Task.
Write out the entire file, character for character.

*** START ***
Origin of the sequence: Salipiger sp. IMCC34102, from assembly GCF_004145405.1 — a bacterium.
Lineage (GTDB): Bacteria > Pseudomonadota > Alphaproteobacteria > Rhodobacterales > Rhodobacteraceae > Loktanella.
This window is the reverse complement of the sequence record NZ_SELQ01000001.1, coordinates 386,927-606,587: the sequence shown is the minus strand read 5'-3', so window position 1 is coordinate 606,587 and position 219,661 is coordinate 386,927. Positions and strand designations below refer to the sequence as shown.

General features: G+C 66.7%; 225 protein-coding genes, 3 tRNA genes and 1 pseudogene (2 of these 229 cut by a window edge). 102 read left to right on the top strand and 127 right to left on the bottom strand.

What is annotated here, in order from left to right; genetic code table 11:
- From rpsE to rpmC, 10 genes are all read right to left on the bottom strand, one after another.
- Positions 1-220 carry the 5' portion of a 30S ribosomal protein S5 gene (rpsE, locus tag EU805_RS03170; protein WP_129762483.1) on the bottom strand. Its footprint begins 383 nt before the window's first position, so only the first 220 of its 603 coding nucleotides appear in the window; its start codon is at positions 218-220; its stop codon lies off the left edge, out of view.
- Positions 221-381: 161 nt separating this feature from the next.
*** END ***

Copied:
Origin of the sequence: Salipiger sp. IMCC34102, from assembly GCF_004145405.1 — a bacterium.
Lineage (GTDB): Bacteria > Pseudomonadota > Alphaproteobacteria > Rhodobacterales > Rhodobacteraceae > Loktanella.
This window is the reverse complement of the sequence record NZ_SELQ01000001.1, coordinates 386,927-606,587: the sequence shown is the minus strand read 5'-3', so window position 1 is coordinate 606,587 and position 219,661 is coordinate 386,927. Positions and strand designations below refer to the sequence as shown.

General features: G+C 66.7%; 225 protein-coding genes, 3 tRNA genes and 1 pseudogene (2 of these 229 cut by a window edge). 102 read left to right on the top strand and 127 right to left on the bottom strand.

What is annotated here, in order from left to right; genetic code table 11:
- From rpsE to rpmC, 10 genes are all read right to left on the bottom strand, one after another.
- Positions 1-220 carry the 5' portion of a 30S ribosomal protein S5 gene (rpsE, locus tag EU805_RS03170; protein WP_129762483.1) on the bottom strand. Its footprint begins 383 nt before the window's first position, so only the first 220 of its 603 coding nucleotides appear in the window; its start codon is at positions 218-220; its stop codon lies off the left edge, out of view.
- Positions 221-381: 161 nt separating this feature from the next.